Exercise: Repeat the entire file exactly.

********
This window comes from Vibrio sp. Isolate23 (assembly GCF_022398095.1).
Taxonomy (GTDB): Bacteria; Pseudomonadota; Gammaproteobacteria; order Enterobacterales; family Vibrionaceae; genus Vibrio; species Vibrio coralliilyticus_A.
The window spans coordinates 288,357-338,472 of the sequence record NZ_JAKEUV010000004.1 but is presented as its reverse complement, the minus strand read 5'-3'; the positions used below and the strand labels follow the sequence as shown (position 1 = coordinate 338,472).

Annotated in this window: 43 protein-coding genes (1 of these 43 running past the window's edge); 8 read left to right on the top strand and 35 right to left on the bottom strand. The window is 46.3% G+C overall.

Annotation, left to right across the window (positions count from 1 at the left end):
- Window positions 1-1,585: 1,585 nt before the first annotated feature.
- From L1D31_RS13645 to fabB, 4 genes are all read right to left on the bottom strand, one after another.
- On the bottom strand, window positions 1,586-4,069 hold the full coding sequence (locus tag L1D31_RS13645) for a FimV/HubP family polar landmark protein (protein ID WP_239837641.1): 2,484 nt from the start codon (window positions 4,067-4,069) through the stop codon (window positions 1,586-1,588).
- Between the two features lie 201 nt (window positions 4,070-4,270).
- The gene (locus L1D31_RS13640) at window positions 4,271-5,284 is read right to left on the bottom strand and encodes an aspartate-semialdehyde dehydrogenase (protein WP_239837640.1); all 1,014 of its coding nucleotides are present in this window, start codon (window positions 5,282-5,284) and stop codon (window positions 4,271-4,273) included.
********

This window comes from Vibrio sp. Isolate23 (assembly GCF_022398095.1).
Taxonomy (GTDB): Bacteria; Pseudomonadota; Gammaproteobacteria; order Enterobacterales; family Vibrionaceae; genus Vibrio; species Vibrio coralliilyticus_A.
The window spans coordinates 288,357-338,472 of the sequence record NZ_JAKEUV010000004.1 but is presented as its reverse complement, the minus strand read 5'-3'; the positions used below and the strand labels follow the sequence as shown (position 1 = coordinate 338,472).

Annotated in this window: 43 protein-coding genes (1 of these 43 running past the window's edge); 8 read left to right on the top strand and 35 right to left on the bottom strand. The window is 46.3% G+C overall.

Annotation, left to right across the window (positions count from 1 at the left end):
- Window positions 1-1,585: 1,585 nt before the first annotated feature.
- From L1D31_RS13645 to fabB, 4 genes are all read right to left on the bottom strand, one after another.
- On the bottom strand, window positions 1,586-4,069 hold the full coding sequence (locus tag L1D31_RS13645) for a FimV/HubP family polar landmark protein (protein ID WP_239837641.1): 2,484 nt from the start codon (window positions 4,067-4,069) through the stop codon (window positions 1,586-1,588).
- Between the two features lie 201 nt (window positions 4,070-4,270).
- The gene (locus L1D31_RS13640) at window positions 4,271-5,284 is read right to left on the bottom strand and encodes an aspartate-semialdehyde dehydrogenase (protein WP_239837640.1); all 1,014 of its coding nucleotides are present in this window, start codon (window positions 5,282-5,284) and stop codon (window positions 4,271-4,273) included.